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Hello, crafty friends! It's Marie here from Marie Nicole Designs.

Today, I'm going to be sharing a mini class with basic tips and tricks to get you started with Nuvo's Aqua Brush Pens.

Make a splash with the full Aqua Flow Collection here!

  • There are 36 colours available.
  • Blendable.
  • They are highly pigmented.

These pens can be simply described as liquid watercolour inside a brush pen.

  • Apply straight from the pen on paper.
  • Apply the pen onto your craft mat, mix with water, and apply with a brush.
  • Mix them to create custom colours
  • Add shimmer by mixing with the shimmer pens.

There is so much potential in the Nuvo Aqua Flow Pens! Let's get started...


Swatch It Out!

When getting familiar with your Aqua Brush Pens, I highly recommend swatching them out.

This is a fantastic way to get familiar with each color.

This allows me to see the colour at full strength as well as the gradient that is possible to achieve with each colour.

Making your own swatch chart is very simple to do!

  • Just grab a piece of watercolour paper, a ruler, and a pencil.
  • Use your ruler and pencil to divide your paper into squares.
  • You can make your squares as large or small as you'd like. The squares on my swatch chart are about 1 inch by 1 inch.

Once your swatch chart is prepped, add a little colour to each square.

  • You can organise by the number on each label
  • By rainbow order
  • Or in any way you desire

I chose to arrange mine by rainbow so that I could see the relationship between each colour family.

Once your colours are swatched out, you will be able to easily choose which colours will work best on your projects, as well as which colours you may want to mix together.

Remember to write the name or the number of each colour on the swatch squares, so you will know which colour to choose for your creative work!

Swatching will allow you to see each colour on paper.

You are also able to vary the colour on each swatch.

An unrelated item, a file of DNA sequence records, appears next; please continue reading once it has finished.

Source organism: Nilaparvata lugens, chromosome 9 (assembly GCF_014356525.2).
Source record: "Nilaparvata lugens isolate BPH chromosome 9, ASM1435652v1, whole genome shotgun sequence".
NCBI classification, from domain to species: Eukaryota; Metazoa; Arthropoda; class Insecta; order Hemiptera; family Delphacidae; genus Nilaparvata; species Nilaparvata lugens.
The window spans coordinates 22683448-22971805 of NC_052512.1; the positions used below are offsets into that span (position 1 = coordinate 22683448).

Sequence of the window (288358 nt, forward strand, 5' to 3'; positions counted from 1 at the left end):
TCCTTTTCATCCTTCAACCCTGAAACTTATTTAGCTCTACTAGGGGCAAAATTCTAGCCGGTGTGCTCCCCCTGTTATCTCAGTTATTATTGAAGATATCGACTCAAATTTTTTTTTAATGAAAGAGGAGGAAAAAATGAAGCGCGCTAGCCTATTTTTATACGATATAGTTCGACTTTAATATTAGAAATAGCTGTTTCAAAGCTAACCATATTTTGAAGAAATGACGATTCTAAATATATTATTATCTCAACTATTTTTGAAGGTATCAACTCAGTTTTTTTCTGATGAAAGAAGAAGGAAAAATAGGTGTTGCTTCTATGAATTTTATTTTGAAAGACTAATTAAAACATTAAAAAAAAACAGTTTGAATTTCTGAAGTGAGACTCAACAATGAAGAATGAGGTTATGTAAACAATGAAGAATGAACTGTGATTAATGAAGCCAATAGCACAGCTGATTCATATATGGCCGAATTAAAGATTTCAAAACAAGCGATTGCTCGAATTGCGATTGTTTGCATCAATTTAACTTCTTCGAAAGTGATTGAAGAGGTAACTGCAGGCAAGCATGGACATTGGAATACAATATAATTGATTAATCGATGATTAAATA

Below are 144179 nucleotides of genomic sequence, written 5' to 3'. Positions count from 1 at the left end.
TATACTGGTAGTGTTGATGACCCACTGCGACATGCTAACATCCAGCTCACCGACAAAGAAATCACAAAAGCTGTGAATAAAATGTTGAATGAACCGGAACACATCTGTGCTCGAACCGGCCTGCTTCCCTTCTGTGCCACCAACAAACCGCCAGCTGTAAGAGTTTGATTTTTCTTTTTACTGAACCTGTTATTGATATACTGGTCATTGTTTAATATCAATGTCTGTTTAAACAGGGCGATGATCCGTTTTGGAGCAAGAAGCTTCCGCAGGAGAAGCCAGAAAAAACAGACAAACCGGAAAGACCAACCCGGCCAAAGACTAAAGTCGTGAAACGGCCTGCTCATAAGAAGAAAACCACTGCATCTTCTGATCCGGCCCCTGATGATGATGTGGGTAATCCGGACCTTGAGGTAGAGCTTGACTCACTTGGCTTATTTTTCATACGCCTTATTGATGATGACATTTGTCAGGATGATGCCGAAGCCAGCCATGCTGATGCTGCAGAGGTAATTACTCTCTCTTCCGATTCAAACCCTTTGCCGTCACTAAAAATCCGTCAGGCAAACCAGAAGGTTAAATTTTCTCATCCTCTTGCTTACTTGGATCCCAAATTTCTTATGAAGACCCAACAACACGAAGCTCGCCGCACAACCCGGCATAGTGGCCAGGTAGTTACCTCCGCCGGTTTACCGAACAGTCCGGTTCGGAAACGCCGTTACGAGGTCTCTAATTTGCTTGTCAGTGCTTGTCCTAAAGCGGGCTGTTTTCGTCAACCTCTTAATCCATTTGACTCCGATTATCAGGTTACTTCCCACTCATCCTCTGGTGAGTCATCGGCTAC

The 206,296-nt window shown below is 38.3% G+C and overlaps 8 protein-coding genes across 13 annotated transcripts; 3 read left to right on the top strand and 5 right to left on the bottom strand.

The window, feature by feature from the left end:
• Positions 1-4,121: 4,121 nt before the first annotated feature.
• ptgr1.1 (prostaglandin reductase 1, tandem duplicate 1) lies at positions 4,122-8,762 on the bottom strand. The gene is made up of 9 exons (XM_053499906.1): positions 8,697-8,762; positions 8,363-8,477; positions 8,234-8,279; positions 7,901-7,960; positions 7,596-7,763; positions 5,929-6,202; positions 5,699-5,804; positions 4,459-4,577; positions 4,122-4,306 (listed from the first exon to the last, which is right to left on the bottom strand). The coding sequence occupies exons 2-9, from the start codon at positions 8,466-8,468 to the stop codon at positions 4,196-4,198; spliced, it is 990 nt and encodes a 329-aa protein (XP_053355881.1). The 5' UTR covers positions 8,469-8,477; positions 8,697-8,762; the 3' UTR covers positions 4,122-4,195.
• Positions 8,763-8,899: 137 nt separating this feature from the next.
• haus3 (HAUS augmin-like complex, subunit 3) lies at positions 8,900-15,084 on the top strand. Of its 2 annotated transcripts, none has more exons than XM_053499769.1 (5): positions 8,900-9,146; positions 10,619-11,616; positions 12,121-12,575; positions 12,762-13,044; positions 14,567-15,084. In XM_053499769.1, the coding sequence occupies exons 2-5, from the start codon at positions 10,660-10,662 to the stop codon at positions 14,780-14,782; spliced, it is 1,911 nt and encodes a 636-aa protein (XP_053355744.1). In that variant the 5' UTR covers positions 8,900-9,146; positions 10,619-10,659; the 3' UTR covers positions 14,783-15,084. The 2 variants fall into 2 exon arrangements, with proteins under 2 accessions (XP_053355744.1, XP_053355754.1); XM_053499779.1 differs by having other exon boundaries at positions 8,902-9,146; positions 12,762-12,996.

I like to apply my colour directly to the top of my swatch square, and then pull the colour down using my Nuvo Water Brush.

This allows me to see the colour at full strength as well as the gradient that is possible to achieve with each colour.


Mixing Your Colors!

Here's where you can start to get creative!

In my video, I discuss mixing a little more thoroughly, so if you want a real-time demonstration of that, I'd recommend taking a look at the video.

I like to make little "mixing cards" for my mixed colours. This is just making more swatch charts the same way I made my first one.

If you want, you can keep these, or use them as you are colouring a project.

Like I mentioned before, it is helpful to see your colours on paper before using them on your project.

If you take a look at the top line of my mixing card, you can see three colours that I first mixed. I was attempting to create orange, green, and purple.

They look a little dull, don't they? That's because I just grabbed random colours to mix without paying attention to the qualities each colour has.

What do I mean by colour qualities?

If you look at your reds now that they are swatched out, you will notice that they are not all the same.

Some have more of a pink or purple tint to them; others look more orange-ish.

This is the difference between warm and cold colours.
Typically, your cool colours are your purples, blues, and greens. Your warm colours are reds, oranges, and yellows.

When mixing, try to pay attention to the warm and cold properties of your colours.

For example, if I choose a red that has an orange hue (warm red), and try to create purple by mixing with a blue with more of a green tint, my purple is going to be kind of dull or muddy.

This is because I'm trying to mix orange and green, which we know makes brown! If, instead, I choose a cool red that has more purple, and a blue that has more purple, I will end up with a more vibrant purple.


Let's Paint an Image!

After taking the time to get familiar with your colours and experimenting with mixing, you can make more intentional choices on what colours to add to your images.

If you know what the colours look like on your paper, and which colours mix well, you don't have to worry about choosing a colour that clashes.

My card above is very warm. My flowers have a warm yellow with some yellow-brown colour for shading. My leaves are a brownish-green with brown for shading.

I was able to select warm colours because I could see each colour on my swatch chart and compare them against each other to make the best decision.

Tip

To make your watercolour easier, you can emboss your stamped images.

The embossed lines will form a ridge that will help trap in your colour! This makes it incredibly easy to stay within the lines when colouring.

Watercolour likes to move and run; that is just its nature. A loose watercoloured image is very beautiful, but if you prefer to stay in the lines, try embossing!

I hope this has given you some information to try out on your own.

The best thing to remember is just to have fun!

Select the colours that you love and create what makes your heart happy.
Until next time,

Marie Nicole

Do you want to learn more?

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